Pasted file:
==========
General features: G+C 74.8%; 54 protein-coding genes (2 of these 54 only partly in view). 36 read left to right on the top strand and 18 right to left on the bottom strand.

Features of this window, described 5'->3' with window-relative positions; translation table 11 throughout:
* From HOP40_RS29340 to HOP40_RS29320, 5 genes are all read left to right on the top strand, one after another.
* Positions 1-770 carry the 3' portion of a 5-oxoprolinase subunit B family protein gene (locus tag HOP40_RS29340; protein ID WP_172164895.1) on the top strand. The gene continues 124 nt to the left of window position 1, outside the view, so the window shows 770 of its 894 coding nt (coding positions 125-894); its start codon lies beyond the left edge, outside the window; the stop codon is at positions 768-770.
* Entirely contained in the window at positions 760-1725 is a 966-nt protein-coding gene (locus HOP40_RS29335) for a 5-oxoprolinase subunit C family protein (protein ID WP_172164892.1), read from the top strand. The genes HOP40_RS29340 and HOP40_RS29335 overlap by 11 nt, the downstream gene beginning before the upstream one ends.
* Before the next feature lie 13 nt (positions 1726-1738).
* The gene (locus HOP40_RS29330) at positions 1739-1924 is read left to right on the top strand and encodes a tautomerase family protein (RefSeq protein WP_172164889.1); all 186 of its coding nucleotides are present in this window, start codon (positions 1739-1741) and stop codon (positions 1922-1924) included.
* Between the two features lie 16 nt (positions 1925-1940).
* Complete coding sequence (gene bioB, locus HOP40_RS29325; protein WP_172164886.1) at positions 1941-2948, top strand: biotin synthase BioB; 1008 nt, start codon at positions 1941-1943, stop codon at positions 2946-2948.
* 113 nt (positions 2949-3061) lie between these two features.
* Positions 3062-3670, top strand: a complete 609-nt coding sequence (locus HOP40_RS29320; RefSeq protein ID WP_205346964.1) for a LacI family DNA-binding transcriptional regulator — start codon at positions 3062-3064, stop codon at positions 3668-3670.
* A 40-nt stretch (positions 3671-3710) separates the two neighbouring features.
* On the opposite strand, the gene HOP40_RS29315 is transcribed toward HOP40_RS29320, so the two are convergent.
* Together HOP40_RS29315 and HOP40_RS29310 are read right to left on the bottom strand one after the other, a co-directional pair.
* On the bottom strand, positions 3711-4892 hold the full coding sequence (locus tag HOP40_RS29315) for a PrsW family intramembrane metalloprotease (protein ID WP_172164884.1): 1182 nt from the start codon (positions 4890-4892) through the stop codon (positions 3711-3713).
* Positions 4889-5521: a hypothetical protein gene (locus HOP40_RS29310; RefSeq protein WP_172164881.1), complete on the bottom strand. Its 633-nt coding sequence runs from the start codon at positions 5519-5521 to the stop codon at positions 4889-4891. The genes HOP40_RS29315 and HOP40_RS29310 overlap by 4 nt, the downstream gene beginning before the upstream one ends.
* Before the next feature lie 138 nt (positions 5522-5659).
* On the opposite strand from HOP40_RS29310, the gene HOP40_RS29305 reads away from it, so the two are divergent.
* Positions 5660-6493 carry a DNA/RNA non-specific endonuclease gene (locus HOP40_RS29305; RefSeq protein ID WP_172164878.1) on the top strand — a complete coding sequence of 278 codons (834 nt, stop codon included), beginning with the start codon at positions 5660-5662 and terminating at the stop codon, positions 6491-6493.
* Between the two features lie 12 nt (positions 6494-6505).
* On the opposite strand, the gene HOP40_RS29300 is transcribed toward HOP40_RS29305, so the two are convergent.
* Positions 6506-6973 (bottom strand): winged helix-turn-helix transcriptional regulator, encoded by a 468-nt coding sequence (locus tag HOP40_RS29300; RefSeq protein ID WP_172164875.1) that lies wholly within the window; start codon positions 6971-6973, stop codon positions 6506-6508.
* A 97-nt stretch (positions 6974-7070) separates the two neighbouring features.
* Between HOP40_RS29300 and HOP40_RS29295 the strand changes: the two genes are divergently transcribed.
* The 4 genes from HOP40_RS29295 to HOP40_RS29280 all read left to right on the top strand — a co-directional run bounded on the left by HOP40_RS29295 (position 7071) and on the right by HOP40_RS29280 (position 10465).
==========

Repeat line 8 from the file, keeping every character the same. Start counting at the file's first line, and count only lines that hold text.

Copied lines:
* Between the two features lie 16 nt (positions 1925-1940).